John then tells me about choosing wall colors. "The goal, of course, is to have the main energy coming from inside the artwork. But first, I want visitors to enjoy the space as a whole. Artful lighting can make all the difference. The more patient the lighting designer, the better the result." Richard later explains that lighting designers do have to work carefully, but also very quickly. "

"We're usually the last ones in during those pressured few hours right before the show opens."

Scott then takes me to see Larry Fuente's 1988 Game Fish, at NMAA's Renwick Gallery. It is a mounted sailfish trophy decorated with a few thousand pop culture tchotchkes, many related to games, including statuettes of Gumby, Superman, Cap'n Crunch, Popeye and just about everybody else you can think of.

"I wanted to make certain that visitors could pick out each and every object, so I used low-voltage bulbs that produce small, precise beams. I aimed these spots from a low angle. Another bank of spots was aimed at a steep angle above to cast highlights and shadows. The final touch was a single spot from the side of the work to pick out the false teeth in the fish's mouth.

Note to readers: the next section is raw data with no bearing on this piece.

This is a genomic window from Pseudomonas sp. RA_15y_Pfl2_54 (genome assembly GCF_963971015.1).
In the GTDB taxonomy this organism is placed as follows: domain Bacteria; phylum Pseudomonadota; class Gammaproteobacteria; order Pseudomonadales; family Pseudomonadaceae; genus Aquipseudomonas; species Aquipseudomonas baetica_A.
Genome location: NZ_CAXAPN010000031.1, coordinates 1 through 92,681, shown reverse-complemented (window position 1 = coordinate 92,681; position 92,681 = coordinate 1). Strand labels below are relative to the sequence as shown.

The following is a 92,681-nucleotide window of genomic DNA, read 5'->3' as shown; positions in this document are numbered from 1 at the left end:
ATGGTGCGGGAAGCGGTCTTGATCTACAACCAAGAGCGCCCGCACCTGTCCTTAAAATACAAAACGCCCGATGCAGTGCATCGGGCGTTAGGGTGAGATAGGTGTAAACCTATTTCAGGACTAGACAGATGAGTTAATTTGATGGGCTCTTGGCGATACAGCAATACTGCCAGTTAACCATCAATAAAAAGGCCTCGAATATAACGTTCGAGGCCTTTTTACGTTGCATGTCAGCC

"As always, however, I had to keep the rest of the room in mind. I see the exhibition as a sort of three-dimensional drawing, where the careful balance of light and shadow produces a dynamic landscape." Is Scott a fellow shadowphile? I went back and carefully inspected the floor, exhibit case sides, base edges, label areas, corners, door frames. All shadows carefully placed. Not a single "noisy" one.

Finally, I see David Hockney's 1995-96 painting Snails Space. Under his direction, it has been dramatically illumined by a nine-minute computerized sequence of highly sophisticated, color-changing fixtures created by Vari-Lite, a Dallas-based stage-lighting company, which of course sees a bright future for such daring experiments in museums. OK by me, as long as they don't get so flashy that they clash with the serenity of shadows. But even if they do, Richard says not to worry. "For a person like you, aging is a blessing. Starting around age 40, everything looks progressively dimmer."

Bruce Hathaway is the editor of Around the Mall & Beyond.